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Cybersecurity: Proposed levy aims to protect national security – Lawmaker

Lekan Sowande, Abuja

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The Chairman of the Senate Committee on National Security and Intelligence, Senator Shehu Umar Buba says the proposed implementation of the Cybersecurity levy by the Central Bank of Nigeria (CBN) aims to protect national security

The levy is provided for in the Cybercrimes (Prohibition, Prevention, etc) (Amendment) Act, 2024.

The Lawmaker clarified that the levy is not punitive as it has numerous exemptions to protect and relieve ordinary citizens, particularly the poor.

According to him, the exemptions include salary payments, intra-account transfers, loan disbursements and repayments and other financial transactions.

Senator Buba said the amendments to the Cybercrimes Act were a collaborative effort with the National Assembly’s ICT and Cyber Security Committee adding that the committee also underwent a transparent public hearing process, receiving contributions from various stakeholders.

Both Houses of the National Assembly unanimously passed it before President Bola Ahmed Tinubu signed it into law.

Senator Umar emphasised that the provisions for the cybersecurity levy have been in place since 2015 but were delayed due to unclear interpretations and applications.

The Cybercrimes Act of 2015 has provisions for imposing a cybersecurity levy since its enactment, but the vagueness of Section 44 led to different interpretations until the 2024 amendments. The levy is 0.5%, equivalent to half a per cent of the value of all electronic transactions by businesses specified in the Second Schedule to the Act.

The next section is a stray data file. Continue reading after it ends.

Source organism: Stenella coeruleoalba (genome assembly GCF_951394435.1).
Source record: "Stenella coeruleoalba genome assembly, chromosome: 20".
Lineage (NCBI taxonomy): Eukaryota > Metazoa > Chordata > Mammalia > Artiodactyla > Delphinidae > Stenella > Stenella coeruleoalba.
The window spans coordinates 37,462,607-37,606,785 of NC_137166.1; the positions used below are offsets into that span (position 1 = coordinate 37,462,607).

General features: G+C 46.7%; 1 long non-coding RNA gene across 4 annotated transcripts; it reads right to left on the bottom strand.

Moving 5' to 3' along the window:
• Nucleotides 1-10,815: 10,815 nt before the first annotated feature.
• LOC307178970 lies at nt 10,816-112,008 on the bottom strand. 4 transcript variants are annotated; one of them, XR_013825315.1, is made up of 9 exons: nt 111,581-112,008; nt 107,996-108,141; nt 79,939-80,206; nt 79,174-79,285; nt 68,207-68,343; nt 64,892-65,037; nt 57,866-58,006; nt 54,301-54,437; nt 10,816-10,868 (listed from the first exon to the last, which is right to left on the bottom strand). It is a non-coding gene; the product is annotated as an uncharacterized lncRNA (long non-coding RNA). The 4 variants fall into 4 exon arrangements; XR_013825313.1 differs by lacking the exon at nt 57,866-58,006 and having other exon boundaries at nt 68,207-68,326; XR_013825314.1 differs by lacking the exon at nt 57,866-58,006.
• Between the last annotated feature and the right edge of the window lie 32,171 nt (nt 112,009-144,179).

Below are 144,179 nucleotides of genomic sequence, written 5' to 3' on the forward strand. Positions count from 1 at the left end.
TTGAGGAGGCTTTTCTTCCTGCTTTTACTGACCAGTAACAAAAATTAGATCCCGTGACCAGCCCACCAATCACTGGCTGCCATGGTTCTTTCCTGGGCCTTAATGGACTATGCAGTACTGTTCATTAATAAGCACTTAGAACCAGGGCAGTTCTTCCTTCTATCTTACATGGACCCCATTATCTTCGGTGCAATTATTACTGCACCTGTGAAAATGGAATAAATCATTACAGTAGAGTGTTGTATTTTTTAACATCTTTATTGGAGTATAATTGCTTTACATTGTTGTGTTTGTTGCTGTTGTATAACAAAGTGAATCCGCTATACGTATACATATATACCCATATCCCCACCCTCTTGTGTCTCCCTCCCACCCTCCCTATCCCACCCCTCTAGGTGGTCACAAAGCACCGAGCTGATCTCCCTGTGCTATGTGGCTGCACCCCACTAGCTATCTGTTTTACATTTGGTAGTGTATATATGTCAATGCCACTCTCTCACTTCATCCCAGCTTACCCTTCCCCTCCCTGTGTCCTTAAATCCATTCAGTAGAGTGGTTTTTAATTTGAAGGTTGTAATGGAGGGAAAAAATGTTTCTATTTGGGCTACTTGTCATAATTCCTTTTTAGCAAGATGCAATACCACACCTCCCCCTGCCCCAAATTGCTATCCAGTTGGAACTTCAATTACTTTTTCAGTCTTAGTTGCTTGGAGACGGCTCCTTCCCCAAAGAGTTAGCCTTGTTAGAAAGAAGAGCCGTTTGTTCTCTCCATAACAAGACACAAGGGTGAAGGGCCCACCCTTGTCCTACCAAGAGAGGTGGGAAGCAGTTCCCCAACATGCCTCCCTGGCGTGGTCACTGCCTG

“The amendments addressed crucial gaps in the Act and empowered the nation to implement the National Cybersecurity Programme effectively. They also seek to realign and empower the country to combat the inadequate funding and disruptive effects of cyber threats on national security and critical economic infrastructures,” he said.

Senator Umar underscored the criticality of the cybersecurity levy’s implementation, stating that its prudent utilisation will bolster the nation’s capacity to evaluate, execute, upgrade and fortify the security of economic infrastructure, thereby safeguarding the nation’s cyberspace.

The Committee commended the Office of the National Security Adviser and the Central Bank of Nigeria (CBN) for initiating operationalising the cybersecurity levy, highlighting its benefits far outweigh its drawbacks.

He expressed appreciation to the leaders and representatives of MDAs at the federal and state levels, as well as to all stakeholders who contributed to this effort’s success.

While maintaining that the Committee’s mandate is to create laws that align with the aspirations of Nigerians, he appealed for public support, assuring that the policy would yield maximum benefits for citizens in the shortest possible time.

Following the enactment of the Cybercrime (Prohibition, Prevention, etc) (Amendment) Act 2024 and under the provision of Section 44 (2)(a) of the Act, a levy of 0.5 per cent (0.005) equivalent to half per cent of all electronic transactions value by the business specified in the Second Schedule of the Act is to be remitted to the National Cybersecurity Fund, which the Office of the National Security Adviser shall administer.

Though the announcement created controversy, the circular exempted some transactions from cybercrime levy.

The exemptions included loan disbursements and repayments, salary payments, intra-account transfers within the same bank or between different banks for the same customer, intra-bank transfers between customers of the same bank and Other Financial Institutions (OFIs) instructions to their correspondent banks.

The exemption also applies to interbank placements, banks’ transfers to CBN and vice versa, inter-branch transfers within a bank, cheque clearing and settlements, and Letters of Credit (LCs).

Others include banks’ recapitalisation-related funding only bulk funds movement from collection accounts; savings and deposits including transactions involving long-term investments such as treasury bills, bonds; and commercial papers; government social welfare programmes transactions, e.g. pension payments; non-profit and charitable transactions including donations to registered non-profit organisations or charities; educational institutions transactions, including tuition payments and other transaction involving schools, universities, or other academic institutions.

 

 

 

 

 

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